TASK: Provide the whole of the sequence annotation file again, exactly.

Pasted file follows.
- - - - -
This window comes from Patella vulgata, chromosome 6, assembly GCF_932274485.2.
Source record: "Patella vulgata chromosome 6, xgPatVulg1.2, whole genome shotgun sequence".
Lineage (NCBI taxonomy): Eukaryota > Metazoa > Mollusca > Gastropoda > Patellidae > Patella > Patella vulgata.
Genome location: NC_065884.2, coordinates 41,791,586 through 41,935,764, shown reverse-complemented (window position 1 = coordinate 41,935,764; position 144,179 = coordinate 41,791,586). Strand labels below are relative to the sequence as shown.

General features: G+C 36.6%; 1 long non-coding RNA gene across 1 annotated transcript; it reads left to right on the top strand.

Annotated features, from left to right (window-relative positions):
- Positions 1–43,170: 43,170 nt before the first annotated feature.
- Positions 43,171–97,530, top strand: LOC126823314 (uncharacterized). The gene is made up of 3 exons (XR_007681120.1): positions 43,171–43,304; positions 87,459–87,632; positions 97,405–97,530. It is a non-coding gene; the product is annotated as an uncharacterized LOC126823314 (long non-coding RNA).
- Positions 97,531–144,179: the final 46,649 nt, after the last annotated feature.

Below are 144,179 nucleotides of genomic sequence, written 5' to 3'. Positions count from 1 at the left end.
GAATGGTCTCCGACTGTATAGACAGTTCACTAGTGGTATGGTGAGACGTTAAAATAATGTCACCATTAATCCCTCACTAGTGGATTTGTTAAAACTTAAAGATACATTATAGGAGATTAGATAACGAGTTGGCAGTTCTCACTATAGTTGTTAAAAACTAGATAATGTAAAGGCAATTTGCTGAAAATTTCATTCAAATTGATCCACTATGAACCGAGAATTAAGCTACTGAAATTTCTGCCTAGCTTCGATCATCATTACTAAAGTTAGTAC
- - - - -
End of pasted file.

This window comes from Patella vulgata, chromosome 6, assembly GCF_932274485.2.
Source record: "Patella vulgata chromosome 6, xgPatVulg1.2, whole genome shotgun sequence".
Lineage (NCBI taxonomy): Eukaryota > Metazoa > Mollusca > Gastropoda > Patellidae > Patella > Patella vulgata.
Genome location: NC_065884.2, coordinates 41,791,586 through 41,935,764, shown reverse-complemented (window position 1 = coordinate 41,935,764; position 144,179 = coordinate 41,791,586). Strand labels below are relative to the sequence as shown.

General features: G+C 36.6%; 1 long non-coding RNA gene across 1 annotated transcript; it reads left to right on the top strand.

Annotated features, from left to right (window-relative positions):
- Positions 1–43,170: 43,170 nt before the first annotated feature.
- Positions 43,171–97,530, top strand: LOC126823314 (uncharacterized). The gene is made up of 3 exons (XR_007681120.1): positions 43,171–43,304; positions 87,459–87,632; positions 97,405–97,530. It is a non-coding gene; the product is annotated as an uncharacterized LOC126823314 (long non-coding RNA).
- Positions 97,531–144,179: the final 46,649 nt, after the last annotated feature.

Below are 144,179 nucleotides of genomic sequence, written 5' to 3'. Positions count from 1 at the left end.
GAATGGTCTCCGACTGTATAGACAGTTCACTAGTGGTATGGTGAGACGTTAAAATAATGTCACCATTAATCCCTCACTAGTGGATTTGTTAAAACTTAAAGATACATTATAGGAGATTAGATAACGAGTTGGCAGTTCTCACTATAGTTGTTAAAAACTAGATAATGTAAAGGCAATTTGCTGAAAATTTCATTCAAATTGATCCACTATGAACCGAGAATTAAGCTACTGAAATTTCTGCCTAGCTTCGATCATCATTACTAAAGTTAGTAC